Designer Skin LLC v. S & L Vitamins, Inc., et al.
Crimes - Internet Library of Law and Court Decisions - Updated March 29, 2008
179 Misc.2d 903 (Criminal Crt., City of NY, February 9, 1999)
Court holds that posting a threatening message to an Internet newsgroup, which is read by the person threatened, constitutes Aggravated Criminal Harassment in the Second Degree in violation of New York Penal Law Section 240.30. The Court accordingly denied defendant’s motion to dismiss this charge, which accused defendant of posting a death threat against complainant on an Internet newsgroup.
186 Misc.2d 441 (2d Dept., 2000)
Second Department holds that the creation of a website that invites users to contact complainant for sex, which causes third parties to contact complainant via a telephone number provided on the site, constitutes aggravated harassment in the second degree in violation of New York Penal law section 240.30. As a result, the Second Department affirms defendant’s conviction of aggravated harassment as a result of his involvement in the creation of such a website.
The Second Department did overturn defendant’s conviction for criminal contempt in the second degree, arising out of his purported violation of an order of protection, prohibiting contact with the complainant. The Court held that such conviction could not stand, because the website at issue was created prior to the issuance of the order of protection, and its continued maintenance was not clearly prohibited thereby.
Case No. 98-2083 (N.Y. App. Div., 4th Dept., June 18, 1999)
The Fourth Department held that New York Penal Law §235.22 did not run afoul of either the First Amendment or the Commerce Clause of the United States Constitution. This statute makes it a crime for an individual to use a computer system to engage in communications with a minor which both "disseminate graphic images to [the] minor depicting nudity, sexual conduct or sadomasochistic abuse that is 'harmful to minors'", and "importunes, invites or induces a minor to engage in sexual activity." In reaching this conclusion, the court rejected defendant's contentions that Penal Law §235.22 was overbroad, vague or an impermissible content-based regulation on protected speech. Quite the contrary, held the court, the statute was "a precise means of accomplishing the Legislature's objectives" of protecting children from "high-tech cybersex abuse and actual sexual abuse."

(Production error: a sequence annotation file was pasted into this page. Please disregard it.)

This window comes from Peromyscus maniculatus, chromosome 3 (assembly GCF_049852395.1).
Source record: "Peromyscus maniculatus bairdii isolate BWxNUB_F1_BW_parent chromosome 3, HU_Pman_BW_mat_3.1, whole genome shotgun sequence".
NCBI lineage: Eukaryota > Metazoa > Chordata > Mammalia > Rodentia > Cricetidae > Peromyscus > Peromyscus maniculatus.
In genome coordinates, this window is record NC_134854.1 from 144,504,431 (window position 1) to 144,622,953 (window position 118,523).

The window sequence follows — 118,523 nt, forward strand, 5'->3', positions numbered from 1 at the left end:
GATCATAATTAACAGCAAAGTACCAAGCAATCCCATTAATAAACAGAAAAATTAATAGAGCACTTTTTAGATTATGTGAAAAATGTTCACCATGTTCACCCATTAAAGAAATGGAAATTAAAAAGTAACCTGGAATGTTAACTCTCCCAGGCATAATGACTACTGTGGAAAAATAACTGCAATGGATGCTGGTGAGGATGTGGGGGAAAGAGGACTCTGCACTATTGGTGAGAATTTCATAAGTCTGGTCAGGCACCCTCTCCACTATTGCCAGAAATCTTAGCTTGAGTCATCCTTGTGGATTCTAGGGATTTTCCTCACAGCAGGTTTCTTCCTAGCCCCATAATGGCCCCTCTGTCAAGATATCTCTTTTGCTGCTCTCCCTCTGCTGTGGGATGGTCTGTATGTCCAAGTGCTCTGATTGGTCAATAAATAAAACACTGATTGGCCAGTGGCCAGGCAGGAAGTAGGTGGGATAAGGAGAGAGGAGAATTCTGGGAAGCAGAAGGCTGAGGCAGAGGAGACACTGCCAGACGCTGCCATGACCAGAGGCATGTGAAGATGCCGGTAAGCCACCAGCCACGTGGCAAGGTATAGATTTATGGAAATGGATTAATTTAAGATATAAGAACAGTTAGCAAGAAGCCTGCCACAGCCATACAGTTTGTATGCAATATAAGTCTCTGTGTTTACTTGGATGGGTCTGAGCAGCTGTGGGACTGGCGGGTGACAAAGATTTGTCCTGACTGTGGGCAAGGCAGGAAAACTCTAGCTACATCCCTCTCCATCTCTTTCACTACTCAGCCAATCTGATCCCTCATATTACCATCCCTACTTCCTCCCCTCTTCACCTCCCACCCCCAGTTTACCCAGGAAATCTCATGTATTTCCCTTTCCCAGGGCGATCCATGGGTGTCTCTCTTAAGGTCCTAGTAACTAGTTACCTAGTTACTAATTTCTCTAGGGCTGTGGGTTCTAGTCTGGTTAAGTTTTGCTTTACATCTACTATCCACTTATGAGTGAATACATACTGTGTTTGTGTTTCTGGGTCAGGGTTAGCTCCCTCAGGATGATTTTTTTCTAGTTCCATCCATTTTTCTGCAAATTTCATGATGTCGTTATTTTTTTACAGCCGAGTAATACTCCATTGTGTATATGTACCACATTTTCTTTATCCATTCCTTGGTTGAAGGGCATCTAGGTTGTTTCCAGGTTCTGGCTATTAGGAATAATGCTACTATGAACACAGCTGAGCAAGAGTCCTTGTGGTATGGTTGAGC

QDS:22310325, 1999 N.Y. Misc. Lexis 425 (Sup. Ct. N.Y.Co., July 24, 1999)
Court holds that permitting New Yorkers, from their home computers, to access and use Antiguan-based computers to engage in gambling activities, violates New York State's prohibitions on gambling within New York, as well as the Federal Wire Act (18 U.S.C. section 1084(a)), the Travel Act (18 U.S.C. section 1952) and Interstate Transportation of Wagering Paraphernalia Act.